When our older son began kindergarten last fall, my wife and I rejoiced. Some of our joy naturally sprung from watching him pass such a key childhood milestone — OMG, the little guy's starting school! — but most of it admittedly came from the game-changing impact it had on our budget. Sending him and his younger brother to their downtown preschool had been costing us more every month than our rent and car payment combined. With just his brother's tuition to cover, we were paying barely what our old two-bedroom apartment in East Dallas had cost.
The cost of child care is one of those things that tends to blindside working parents. The little bundle of joy arrives, then BAM, they're paying what feels like tuition at a four-year college just to have the privilege of going back to work. The reason it feels like paying college tuition is because that's how much child care costs in Texas.
On Tuesday, the Economic Policy Institute issued a report — "High Quality Child Care Is Out of Reach for Working Families" — that examines the sky-high cost of child care in the United States. One of the key visual innovations in their report is an interactive chart that displays, state-by-state, the ratio of average infant and child care costs to the full-time, in-state tuition at a four-year public college. In two-thirds of states, including Texas, the costs for infant care exceed college tuition:
Child care gets less expensive as kids get older, so the ratio shrinks when one considers 4-year-olds instead of infants, but parents still have to shell out 90 percent of what they'd be paying to send a college freshman to a state school:
According to EPI, a family of four living in the Dallas-Fort Worth area needs to make $61,500 per year to achieve a modest but comfortable standard of living. Built into the calculation is an estimated $835-per-month in child care costs to cover preschool for a 4-year-old and after-school care for an 8-year-old, an amount second only to housing in terms of its hit on the family budget.
Such middle-income families can afford a college-sized dent in their income, even if it is a struggle. The picture is bleaker for those further down the economic ladder. Families living below the poverty line are eligible for federally funded child care (i.e. Head Start and Early Head Start), though a minority of eligible children are enrolled. According to a 2014 report from Texans Care for Children, just 5 percent of eligible children up to age 2 and 31 percent of eligible 3-year-olds were enrolled in those programs. (Dallas ISD offers pre-K to low-income 4-year-olds and some 3-year-olds.)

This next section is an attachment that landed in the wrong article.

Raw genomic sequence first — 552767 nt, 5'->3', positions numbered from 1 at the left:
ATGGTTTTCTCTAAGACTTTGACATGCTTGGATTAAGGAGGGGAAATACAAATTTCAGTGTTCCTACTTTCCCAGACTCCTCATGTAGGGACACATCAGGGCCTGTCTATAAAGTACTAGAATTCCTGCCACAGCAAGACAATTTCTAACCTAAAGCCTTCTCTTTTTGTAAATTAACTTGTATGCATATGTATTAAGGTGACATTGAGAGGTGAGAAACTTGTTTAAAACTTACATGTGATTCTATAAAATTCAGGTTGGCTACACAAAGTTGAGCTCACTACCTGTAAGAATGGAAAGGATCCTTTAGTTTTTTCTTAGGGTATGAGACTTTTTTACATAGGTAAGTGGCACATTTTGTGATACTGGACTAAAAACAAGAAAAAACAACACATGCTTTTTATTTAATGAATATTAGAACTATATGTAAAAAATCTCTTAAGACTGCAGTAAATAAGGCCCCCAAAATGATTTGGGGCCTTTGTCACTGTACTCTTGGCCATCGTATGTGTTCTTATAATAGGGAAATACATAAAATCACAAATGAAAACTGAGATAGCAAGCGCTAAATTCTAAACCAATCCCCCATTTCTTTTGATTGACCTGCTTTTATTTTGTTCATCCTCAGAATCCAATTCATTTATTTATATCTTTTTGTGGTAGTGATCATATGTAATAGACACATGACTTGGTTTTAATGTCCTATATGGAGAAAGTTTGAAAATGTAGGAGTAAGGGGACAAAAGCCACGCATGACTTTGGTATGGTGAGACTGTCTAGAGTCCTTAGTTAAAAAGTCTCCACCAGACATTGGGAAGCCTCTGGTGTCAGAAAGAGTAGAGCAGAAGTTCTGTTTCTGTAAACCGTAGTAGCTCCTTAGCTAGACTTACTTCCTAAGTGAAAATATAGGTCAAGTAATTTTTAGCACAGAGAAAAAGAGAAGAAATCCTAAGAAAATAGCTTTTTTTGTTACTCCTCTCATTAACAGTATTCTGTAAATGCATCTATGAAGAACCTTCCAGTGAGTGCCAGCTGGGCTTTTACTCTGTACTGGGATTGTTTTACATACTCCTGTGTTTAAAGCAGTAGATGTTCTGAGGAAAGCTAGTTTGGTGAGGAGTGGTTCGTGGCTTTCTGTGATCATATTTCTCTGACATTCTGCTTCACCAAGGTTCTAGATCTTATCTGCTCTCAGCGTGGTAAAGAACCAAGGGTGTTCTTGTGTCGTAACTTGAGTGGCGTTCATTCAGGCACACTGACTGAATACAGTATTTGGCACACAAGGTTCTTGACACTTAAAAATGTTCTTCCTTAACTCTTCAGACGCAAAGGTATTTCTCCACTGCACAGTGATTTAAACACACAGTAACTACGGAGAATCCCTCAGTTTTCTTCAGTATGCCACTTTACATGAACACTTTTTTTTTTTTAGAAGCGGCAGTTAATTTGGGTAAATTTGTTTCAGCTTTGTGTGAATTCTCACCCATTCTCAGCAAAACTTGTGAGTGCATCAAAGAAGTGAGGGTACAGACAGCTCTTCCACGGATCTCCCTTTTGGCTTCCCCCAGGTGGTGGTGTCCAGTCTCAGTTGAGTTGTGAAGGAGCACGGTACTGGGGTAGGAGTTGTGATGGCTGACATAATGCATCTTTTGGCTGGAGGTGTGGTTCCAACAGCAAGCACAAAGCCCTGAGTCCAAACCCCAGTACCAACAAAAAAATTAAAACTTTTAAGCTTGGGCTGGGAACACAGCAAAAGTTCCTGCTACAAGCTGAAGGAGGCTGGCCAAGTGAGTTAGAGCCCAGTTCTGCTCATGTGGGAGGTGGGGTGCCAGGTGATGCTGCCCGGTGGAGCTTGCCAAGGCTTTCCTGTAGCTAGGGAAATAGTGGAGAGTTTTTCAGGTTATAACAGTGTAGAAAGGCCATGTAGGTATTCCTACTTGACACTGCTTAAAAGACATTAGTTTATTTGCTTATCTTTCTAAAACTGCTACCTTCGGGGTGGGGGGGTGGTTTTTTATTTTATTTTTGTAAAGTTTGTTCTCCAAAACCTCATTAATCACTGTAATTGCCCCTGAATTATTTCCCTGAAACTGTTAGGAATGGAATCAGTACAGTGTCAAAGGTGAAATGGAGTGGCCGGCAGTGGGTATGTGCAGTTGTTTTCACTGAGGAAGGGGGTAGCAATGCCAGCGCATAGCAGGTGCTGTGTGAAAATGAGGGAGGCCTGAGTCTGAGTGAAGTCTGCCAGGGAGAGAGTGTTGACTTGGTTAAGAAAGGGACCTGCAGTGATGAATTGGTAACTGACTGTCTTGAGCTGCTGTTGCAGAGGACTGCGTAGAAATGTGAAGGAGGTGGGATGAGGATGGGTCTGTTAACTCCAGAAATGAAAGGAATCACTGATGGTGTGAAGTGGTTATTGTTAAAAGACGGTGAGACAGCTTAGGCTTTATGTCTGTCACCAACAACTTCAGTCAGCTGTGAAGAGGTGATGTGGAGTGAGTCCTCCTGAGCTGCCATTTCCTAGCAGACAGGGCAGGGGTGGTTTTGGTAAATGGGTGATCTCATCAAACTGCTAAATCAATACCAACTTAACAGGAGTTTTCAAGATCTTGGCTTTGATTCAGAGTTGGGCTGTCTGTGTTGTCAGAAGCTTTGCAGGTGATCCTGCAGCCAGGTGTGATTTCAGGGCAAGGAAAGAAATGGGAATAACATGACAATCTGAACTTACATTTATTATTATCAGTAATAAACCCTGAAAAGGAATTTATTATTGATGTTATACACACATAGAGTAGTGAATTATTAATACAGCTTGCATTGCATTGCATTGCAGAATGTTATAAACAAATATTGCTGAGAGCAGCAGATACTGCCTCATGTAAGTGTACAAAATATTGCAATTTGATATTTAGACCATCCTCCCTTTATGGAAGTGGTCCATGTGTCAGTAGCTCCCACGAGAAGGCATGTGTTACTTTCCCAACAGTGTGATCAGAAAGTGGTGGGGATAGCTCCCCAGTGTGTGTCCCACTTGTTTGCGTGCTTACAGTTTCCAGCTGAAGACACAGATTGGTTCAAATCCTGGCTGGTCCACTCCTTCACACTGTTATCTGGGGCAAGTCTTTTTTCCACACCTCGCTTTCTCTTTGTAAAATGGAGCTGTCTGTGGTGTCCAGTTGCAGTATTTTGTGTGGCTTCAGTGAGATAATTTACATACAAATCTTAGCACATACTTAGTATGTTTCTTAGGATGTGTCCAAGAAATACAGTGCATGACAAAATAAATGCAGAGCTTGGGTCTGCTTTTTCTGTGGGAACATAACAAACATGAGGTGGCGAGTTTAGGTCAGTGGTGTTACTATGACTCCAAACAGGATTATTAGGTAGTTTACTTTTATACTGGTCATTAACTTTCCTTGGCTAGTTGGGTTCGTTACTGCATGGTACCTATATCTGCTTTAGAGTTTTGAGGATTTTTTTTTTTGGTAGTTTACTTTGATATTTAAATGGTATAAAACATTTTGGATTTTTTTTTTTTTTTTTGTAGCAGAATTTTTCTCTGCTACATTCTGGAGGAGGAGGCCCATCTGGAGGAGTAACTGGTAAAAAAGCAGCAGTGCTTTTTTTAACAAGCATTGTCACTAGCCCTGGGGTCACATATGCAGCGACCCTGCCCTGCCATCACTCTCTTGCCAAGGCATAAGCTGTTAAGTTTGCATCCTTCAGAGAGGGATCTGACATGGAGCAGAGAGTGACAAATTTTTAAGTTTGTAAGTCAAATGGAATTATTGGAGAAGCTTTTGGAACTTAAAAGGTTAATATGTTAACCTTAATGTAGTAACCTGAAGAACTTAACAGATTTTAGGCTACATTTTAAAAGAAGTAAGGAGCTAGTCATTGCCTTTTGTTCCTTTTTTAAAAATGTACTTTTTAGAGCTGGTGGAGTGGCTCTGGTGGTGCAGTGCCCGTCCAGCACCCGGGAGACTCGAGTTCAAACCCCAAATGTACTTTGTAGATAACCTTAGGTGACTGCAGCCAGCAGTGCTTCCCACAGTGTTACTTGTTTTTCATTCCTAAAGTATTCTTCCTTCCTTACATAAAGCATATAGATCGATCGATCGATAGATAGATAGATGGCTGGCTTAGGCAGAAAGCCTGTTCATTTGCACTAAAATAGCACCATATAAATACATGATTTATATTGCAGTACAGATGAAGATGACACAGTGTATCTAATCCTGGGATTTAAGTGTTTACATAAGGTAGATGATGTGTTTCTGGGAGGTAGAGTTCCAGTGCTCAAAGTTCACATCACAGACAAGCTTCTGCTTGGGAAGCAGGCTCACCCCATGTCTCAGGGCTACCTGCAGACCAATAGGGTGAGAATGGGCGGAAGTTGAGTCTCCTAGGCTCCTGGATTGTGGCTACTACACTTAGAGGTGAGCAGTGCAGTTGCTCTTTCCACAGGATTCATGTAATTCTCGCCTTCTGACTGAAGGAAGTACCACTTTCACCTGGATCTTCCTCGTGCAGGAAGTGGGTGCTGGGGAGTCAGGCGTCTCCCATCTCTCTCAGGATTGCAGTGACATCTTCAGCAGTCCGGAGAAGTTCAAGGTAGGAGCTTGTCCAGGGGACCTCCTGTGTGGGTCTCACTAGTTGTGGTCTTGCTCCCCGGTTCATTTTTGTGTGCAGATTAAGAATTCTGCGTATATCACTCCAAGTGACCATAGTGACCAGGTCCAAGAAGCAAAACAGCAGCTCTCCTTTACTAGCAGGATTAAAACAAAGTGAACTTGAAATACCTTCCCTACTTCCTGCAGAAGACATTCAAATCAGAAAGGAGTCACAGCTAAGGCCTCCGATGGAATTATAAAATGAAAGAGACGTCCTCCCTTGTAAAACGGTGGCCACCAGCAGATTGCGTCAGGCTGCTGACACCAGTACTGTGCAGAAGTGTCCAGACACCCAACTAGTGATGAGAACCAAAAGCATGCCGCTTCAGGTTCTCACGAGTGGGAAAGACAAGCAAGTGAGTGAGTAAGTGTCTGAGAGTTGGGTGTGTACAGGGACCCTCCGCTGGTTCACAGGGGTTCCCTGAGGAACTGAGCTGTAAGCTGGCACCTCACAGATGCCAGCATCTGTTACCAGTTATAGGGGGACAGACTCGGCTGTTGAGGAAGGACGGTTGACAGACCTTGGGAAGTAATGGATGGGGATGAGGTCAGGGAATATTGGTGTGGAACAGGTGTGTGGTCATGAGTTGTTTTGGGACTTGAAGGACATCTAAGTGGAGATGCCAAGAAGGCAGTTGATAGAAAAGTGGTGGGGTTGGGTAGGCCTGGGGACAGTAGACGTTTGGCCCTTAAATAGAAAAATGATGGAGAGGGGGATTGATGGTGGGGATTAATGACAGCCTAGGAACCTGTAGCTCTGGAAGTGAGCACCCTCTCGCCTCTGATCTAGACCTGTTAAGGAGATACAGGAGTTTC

That also leaves an enormous gap between those below the poverty line ($23,550 per year for a family of four) who are eligible for Head Start and those who are making a comfortable $61,500 salary. Theoretically, nearly all of those families are eligible for child care subsidies through the Texas Workforce Development Board, which has an upper income cutoff of $59,088 per year for a family of four, but in practice the subsidies are of limited utility. According to the Texans Care for Children report, only 52 percent of licensed child care centers accept subsidies, with significantly lower acceptance rates by home-based child care centers, largely because the state offers paltry reimbursement rates, between 17 to 75 percent of market rates. In addition, there's not nearly enough subsidy to go around. In 2013, 16,800 children were on the waiting list to receive subsidies.
It's also worth noting that the definition of "quality" child care can be a slippery one. Texas' licencing requirements are primarily concerned with ensuring kids' physical safety. Educational requirements are vague. (For instance, for pre-K students centers are supposed to provide "opportunities for thinking skills and sensory development," examples of which "include sand/water play, blocks, framed puzzles with up to 30 pieces, a variety of large stringing beads and simple board games.") Any parent who's ever shopped around for a pre-K can attest that this leaves considerable room for quality to vary widely. They can also tell you that finding a child care center that's both convenient and good for something close to the average cost computed by the state ($29.58 per day for preschool, $34.95 per day for an infant) can be a challenge.
The EPI study concludes generally that policymakers should work to increase the affordability of child care as a way to ease financial strain on working families. The Texans Care for Children report is more specific. Its authors recommend that the state do a better job of collecting data on child care availability; increase the amount it pays providers for subsidized child care and work to reduce waiting lists; and tighten standards for providers to better ensure quality.
In the alternative, since any substantive relief will be slow to materialize, working parents can just be glad they don't live in Washington, D.C.
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